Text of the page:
By Professor Alun Jackson, Director, Australian Centre for Heart Health
Obstructive sleep apnoea (OSA) is highly prevalent in patients with hypertension and cardiovascular disorders, yet it is estimated that over 85% of people with OSA have never been treated.
Large population-based epidemiology studies have indicated that rates of hypertension, type II diabetes, stroke and cardiovascular disease are higher in people with OSA. However, the cause and effect relationship between OSA and cardiovascular disease remains unclear. Both are chronic conditions with common risk factors, including: male sex, older age, overweight, central body fat deposition, alcohol intake, smoking and lack of physical activity.
In the American Heart Association/American College of Cardiology Foundation Expert Consensus Document, several mechanisms by which OSA contributes to cardiovascular risk are described. Individuals with OSA have diminished heart rate variability, which can be a precursor to the development of hypertension. Hypoxeamia caused by OSA appears to trigger systemic inflammation and oxidative stress mechanisms, which may contribute to the development of endothelial dysfunction. In addition, OSA is associated with insulin resistance, and intrathoracic pressure changes which may lead to increased wall stress, impaired diastolic function and susceptibility for dissection.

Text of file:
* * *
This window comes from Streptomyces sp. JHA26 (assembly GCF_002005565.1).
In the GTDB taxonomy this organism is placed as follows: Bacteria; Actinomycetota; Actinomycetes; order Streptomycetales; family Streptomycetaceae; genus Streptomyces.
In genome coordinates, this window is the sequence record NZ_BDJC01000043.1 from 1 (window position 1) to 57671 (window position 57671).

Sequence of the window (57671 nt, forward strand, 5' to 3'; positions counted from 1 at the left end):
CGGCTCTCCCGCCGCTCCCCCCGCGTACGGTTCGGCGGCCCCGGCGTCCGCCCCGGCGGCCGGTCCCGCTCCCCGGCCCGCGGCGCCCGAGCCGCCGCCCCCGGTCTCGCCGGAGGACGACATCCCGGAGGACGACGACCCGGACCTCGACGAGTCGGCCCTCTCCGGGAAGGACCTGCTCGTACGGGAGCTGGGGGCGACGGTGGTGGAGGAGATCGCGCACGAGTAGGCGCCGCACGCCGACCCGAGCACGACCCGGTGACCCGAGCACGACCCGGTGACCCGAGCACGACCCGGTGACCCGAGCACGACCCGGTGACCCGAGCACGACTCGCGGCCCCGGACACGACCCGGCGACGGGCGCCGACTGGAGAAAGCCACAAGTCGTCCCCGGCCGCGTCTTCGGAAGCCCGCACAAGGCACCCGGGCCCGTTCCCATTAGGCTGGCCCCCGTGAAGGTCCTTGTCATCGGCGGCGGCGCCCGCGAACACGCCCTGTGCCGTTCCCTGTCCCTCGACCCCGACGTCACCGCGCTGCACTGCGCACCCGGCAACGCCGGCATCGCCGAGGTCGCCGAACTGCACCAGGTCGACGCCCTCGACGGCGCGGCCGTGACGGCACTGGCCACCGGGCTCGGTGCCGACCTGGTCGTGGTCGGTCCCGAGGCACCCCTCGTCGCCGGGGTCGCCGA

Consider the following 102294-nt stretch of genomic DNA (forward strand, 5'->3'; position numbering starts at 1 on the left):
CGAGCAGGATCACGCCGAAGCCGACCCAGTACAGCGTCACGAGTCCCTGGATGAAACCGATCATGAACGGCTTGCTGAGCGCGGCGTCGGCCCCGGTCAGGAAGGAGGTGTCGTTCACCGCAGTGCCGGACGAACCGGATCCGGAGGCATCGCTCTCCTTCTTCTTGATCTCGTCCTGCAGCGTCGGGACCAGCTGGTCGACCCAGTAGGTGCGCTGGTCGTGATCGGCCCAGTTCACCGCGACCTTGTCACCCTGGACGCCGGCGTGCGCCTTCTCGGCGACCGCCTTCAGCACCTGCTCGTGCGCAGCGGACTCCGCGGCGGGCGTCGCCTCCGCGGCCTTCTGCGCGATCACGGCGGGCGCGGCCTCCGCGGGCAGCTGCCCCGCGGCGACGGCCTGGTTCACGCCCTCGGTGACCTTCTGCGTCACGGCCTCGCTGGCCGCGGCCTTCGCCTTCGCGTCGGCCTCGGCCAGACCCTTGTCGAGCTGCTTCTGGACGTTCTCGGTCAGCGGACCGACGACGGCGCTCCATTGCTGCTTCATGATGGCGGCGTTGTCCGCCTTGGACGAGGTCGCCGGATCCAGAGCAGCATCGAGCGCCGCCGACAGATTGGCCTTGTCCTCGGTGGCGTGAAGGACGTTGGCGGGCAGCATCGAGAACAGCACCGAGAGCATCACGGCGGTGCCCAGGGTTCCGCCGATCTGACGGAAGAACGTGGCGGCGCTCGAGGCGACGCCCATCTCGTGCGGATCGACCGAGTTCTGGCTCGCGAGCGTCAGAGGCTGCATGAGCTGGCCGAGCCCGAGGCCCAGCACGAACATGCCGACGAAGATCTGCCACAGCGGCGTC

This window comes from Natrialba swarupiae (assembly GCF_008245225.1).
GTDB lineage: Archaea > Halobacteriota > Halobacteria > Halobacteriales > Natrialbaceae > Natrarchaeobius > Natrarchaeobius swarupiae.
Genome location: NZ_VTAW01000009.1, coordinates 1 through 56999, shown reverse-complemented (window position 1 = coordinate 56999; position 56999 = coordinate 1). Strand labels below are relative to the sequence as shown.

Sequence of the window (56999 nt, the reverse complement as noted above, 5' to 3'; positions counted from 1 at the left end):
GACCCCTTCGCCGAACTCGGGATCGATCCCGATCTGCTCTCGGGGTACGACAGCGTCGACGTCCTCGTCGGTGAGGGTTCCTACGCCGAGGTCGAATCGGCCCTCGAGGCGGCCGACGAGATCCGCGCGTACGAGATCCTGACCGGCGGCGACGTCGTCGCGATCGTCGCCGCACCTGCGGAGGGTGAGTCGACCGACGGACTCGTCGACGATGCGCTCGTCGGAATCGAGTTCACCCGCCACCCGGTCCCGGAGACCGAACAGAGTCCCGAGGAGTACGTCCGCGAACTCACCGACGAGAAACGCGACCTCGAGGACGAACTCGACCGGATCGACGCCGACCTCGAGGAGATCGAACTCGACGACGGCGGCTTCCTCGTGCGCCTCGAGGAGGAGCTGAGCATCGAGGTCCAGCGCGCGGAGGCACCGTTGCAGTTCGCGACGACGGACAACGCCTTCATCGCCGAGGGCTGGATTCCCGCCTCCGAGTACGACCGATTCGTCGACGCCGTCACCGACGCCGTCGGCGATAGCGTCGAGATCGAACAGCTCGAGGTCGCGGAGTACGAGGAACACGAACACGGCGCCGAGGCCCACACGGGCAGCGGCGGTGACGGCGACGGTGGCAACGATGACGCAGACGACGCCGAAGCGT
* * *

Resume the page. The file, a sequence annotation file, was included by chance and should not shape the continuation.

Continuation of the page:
In general, research indicates that individuals with OSA have lower levels of wellbeing compared to people without OSA experiencing reduced quality of life1. Furthermore, up to half the people with OSA were depressed, with depressive symptoms significantly impairing quality of life. In research undertaken by the Heart Research Centre, long-standing depression was associated with mortality after a heart event 2 . While the bidirectional relationships between depression, OSA and cardiac disease needs further exploration, the above findings highlight the importance of screening for both OSA and depression in cardiac patients.